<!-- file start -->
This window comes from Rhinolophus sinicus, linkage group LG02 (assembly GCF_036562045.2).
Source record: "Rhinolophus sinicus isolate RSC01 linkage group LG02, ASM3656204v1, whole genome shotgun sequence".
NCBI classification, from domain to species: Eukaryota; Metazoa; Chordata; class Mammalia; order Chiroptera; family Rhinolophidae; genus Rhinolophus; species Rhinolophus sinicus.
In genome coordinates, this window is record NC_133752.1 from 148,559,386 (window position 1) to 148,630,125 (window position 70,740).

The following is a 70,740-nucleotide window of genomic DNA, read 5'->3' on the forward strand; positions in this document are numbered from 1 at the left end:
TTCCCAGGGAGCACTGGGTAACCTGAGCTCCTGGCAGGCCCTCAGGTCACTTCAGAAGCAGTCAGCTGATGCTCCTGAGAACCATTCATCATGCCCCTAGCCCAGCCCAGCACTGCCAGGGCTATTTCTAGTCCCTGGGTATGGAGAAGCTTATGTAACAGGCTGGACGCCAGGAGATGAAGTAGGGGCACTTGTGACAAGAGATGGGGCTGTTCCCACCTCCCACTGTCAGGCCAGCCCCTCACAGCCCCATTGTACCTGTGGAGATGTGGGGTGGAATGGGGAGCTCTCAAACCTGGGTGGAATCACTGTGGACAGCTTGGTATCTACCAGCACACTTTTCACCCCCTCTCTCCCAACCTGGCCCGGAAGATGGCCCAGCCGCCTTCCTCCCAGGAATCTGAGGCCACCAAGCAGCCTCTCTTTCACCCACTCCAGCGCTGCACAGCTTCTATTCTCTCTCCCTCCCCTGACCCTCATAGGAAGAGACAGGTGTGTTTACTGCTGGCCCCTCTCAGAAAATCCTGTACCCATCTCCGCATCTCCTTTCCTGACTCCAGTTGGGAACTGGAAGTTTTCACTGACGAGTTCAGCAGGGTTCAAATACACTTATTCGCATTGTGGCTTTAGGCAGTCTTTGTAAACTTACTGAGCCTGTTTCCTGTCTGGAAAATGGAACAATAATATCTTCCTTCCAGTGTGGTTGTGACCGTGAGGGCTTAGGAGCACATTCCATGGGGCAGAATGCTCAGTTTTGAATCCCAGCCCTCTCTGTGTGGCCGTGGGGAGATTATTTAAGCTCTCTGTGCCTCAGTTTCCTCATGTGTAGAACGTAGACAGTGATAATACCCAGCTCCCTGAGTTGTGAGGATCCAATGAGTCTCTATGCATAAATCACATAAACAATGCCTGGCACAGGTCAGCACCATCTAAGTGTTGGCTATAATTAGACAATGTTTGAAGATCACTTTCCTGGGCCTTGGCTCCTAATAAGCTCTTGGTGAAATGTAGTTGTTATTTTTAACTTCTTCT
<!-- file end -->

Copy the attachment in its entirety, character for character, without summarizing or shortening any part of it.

This window comes from Rhinolophus sinicus, linkage group LG02 (assembly GCF_036562045.2).
Source record: "Rhinolophus sinicus isolate RSC01 linkage group LG02, ASM3656204v1, whole genome shotgun sequence".
NCBI classification, from domain to species: Eukaryota; Metazoa; Chordata; class Mammalia; order Chiroptera; family Rhinolophidae; genus Rhinolophus; species Rhinolophus sinicus.
In genome coordinates, this window is record NC_133752.1 from 148,559,386 (window position 1) to 148,630,125 (window position 70,740).

The following is a 70,740-nucleotide window of genomic DNA, read 5'->3' on the forward strand; positions in this document are numbered from 1 at the left end:
TTCCCAGGGAGCACTGGGTAACCTGAGCTCCTGGCAGGCCCTCAGGTCACTTCAGAAGCAGTCAGCTGATGCTCCTGAGAACCATTCATCATGCCCCTAGCCCAGCCCAGCACTGCCAGGGCTATTTCTAGTCCCTGGGTATGGAGAAGCTTATGTAACAGGCTGGACGCCAGGAGATGAAGTAGGGGCACTTGTGACAAGAGATGGGGCTGTTCCCACCTCCCACTGTCAGGCCAGCCCCTCACAGCCCCATTGTACCTGTGGAGATGTGGGGTGGAATGGGGAGCTCTCAAACCTGGGTGGAATCACTGTGGACAGCTTGGTATCTACCAGCACACTTTTCACCCCCTCTCTCCCAACCTGGCCCGGAAGATGGCCCAGCCGCCTTCCTCCCAGGAATCTGAGGCCACCAAGCAGCCTCTCTTTCACCCACTCCAGCGCTGCACAGCTTCTATTCTCTCTCCCTCCCCTGACCCTCATAGGAAGAGACAGGTGTGTTTACTGCTGGCCCCTCTCAGAAAATCCTGTACCCATCTCCGCATCTCCTTTCCTGACTCCAGTTGGGAACTGGAAGTTTTCACTGACGAGTTCAGCAGGGTTCAAATACACTTATTCGCATTGTGGCTTTAGGCAGTCTTTGTAAACTTACTGAGCCTGTTTCCTGTCTGGAAAATGGAACAATAATATCTTCCTTCCAGTGTGGTTGTGACCGTGAGGGCTTAGGAGCACATTCCATGGGGCAGAATGCTCAGTTTTGAATCCCAGCCCTCTCTGTGTGGCCGTGGGGAGATTATTTAAGCTCTCTGTGCCTCAGTTTCCTCATGTGTAGAACGTAGACAGTGATAATACCCAGCTCCCTGAGTTGTGAGGATCCAATGAGTCTCTATGCATAAATCACATAAACAATGCCTGGCACAGGTCAGCACCATCTAAGTGTTGGCTATAATTAGACAATGTTTGAAGATCACTTTCCTGGGCCTTGGCTCCTAATAAGCTCTTGGTGAAATGTAGTTGTTATTTTTAACTTCTTCT